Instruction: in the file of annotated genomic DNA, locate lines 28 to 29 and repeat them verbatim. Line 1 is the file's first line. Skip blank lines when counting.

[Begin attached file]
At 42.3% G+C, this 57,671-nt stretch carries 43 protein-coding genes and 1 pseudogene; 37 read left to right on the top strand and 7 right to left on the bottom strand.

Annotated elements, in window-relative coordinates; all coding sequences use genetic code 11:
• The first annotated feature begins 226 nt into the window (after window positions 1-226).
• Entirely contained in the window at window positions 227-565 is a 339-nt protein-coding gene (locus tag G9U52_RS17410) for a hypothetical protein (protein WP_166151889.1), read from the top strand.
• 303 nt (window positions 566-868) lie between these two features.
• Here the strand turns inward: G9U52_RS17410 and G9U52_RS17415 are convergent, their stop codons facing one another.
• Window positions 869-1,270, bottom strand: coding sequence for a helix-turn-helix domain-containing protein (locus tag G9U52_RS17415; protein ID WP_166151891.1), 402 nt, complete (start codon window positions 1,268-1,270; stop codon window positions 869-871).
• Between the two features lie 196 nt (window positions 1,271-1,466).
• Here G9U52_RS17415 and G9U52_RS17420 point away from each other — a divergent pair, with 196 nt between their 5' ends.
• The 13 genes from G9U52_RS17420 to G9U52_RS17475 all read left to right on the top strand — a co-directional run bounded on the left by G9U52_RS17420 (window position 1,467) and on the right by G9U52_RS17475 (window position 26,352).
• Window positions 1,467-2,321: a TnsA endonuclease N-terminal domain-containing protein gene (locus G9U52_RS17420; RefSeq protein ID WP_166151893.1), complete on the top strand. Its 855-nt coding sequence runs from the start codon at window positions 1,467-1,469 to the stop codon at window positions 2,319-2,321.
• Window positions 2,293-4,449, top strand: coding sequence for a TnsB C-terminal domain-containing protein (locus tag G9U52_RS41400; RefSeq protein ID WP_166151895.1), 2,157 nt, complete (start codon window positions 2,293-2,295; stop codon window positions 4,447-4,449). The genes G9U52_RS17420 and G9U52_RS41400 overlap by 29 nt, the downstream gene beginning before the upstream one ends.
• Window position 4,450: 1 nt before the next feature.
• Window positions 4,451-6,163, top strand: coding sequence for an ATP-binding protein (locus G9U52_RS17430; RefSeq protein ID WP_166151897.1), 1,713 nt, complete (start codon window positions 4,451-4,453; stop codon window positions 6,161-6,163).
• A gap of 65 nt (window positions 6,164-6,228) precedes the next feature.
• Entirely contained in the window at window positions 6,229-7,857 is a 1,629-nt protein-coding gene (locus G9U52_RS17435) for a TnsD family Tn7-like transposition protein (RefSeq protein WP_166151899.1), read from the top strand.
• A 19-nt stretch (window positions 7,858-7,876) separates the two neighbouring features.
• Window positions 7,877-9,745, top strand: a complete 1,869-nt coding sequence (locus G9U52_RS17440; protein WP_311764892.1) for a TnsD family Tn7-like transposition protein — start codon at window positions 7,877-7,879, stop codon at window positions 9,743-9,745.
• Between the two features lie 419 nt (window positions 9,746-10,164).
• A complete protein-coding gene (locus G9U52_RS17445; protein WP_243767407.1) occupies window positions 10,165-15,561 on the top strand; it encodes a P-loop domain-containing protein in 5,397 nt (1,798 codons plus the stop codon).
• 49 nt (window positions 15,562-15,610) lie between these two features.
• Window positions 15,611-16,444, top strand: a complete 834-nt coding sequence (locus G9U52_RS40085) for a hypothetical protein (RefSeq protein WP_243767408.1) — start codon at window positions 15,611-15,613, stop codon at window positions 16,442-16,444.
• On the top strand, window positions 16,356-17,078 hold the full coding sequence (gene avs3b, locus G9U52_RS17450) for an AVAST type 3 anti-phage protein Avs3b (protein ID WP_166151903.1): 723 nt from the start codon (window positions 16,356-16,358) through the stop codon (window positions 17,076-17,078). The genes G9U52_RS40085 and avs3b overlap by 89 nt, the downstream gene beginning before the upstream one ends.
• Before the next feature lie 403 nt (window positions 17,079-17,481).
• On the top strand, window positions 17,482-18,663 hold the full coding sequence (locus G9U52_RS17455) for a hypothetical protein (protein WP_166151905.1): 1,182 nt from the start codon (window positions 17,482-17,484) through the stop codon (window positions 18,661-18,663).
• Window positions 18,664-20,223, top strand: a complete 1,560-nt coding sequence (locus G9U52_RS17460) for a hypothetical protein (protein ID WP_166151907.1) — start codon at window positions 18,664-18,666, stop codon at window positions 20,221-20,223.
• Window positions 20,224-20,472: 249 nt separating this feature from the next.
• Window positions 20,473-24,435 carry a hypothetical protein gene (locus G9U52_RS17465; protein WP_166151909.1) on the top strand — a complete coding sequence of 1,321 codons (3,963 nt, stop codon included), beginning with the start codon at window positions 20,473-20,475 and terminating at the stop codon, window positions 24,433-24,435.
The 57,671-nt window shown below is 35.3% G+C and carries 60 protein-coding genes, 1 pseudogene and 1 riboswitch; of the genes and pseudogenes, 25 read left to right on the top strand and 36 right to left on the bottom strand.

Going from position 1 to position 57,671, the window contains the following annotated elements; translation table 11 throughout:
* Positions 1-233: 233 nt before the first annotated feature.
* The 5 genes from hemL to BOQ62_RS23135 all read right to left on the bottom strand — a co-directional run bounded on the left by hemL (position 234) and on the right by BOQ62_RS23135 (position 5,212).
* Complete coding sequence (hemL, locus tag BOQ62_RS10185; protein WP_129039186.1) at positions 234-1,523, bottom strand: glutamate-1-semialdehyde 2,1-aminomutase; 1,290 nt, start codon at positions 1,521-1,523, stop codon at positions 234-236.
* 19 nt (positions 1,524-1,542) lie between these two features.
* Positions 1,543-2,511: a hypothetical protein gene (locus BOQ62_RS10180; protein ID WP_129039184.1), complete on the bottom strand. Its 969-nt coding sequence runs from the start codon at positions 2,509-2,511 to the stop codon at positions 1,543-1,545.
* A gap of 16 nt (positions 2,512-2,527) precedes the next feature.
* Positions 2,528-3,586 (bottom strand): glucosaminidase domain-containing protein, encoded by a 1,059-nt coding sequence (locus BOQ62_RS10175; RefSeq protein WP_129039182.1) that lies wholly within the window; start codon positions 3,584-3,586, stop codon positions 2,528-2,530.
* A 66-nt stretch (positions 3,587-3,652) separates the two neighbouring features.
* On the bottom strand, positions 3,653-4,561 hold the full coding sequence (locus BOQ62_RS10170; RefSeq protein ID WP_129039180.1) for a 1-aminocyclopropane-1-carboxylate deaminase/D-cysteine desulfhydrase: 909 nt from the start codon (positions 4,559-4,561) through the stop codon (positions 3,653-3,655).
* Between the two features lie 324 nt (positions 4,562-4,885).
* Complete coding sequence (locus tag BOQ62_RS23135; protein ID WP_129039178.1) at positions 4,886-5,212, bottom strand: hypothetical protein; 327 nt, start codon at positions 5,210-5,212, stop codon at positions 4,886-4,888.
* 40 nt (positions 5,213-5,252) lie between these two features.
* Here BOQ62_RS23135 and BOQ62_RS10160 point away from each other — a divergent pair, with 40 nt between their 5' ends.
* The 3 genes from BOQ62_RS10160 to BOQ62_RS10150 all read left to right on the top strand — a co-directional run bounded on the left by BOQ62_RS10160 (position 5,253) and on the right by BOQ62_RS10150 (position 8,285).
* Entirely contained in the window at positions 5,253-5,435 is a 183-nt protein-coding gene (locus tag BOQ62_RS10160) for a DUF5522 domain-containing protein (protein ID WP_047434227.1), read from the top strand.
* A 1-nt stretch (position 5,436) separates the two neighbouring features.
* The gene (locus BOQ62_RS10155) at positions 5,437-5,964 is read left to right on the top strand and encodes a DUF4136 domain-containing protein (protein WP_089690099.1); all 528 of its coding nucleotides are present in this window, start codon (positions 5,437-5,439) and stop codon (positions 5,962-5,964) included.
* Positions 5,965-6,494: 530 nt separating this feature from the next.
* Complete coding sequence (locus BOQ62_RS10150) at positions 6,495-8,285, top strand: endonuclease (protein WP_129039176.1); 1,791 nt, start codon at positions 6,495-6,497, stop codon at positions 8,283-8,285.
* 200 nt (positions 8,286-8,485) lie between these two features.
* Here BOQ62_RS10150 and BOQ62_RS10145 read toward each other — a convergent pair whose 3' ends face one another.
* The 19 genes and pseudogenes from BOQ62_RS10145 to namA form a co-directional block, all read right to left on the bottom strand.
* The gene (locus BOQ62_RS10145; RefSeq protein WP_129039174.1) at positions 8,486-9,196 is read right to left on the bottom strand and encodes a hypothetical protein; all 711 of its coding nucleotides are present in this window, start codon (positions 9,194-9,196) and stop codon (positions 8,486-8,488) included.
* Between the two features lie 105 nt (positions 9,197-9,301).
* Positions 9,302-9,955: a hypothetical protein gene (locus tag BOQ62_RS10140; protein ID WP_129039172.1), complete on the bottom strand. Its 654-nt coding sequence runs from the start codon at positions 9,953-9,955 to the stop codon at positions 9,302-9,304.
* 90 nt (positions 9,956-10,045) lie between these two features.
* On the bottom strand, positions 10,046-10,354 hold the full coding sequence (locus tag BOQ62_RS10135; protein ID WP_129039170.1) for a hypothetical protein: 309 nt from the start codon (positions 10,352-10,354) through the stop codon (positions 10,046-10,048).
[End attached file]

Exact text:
• Window positions 20,473-24,435 carry a hypothetical protein gene (locus G9U52_RS17465; protein WP_166151909.1) on the top strand — a complete coding sequence of 1,321 codons (3,963 nt, stop codon included), beginning with the start codon at window positions 20,473-20,475 and terminating at the stop codon, window positions 24,433-24,435.
The 57,671-nt window shown below is 35.3% G+C and carries 60 protein-coding genes, 1 pseudogene and 1 riboswitch; of the genes and pseudogenes, 25 read left to right on the top strand and 36 right to left on the bottom strand.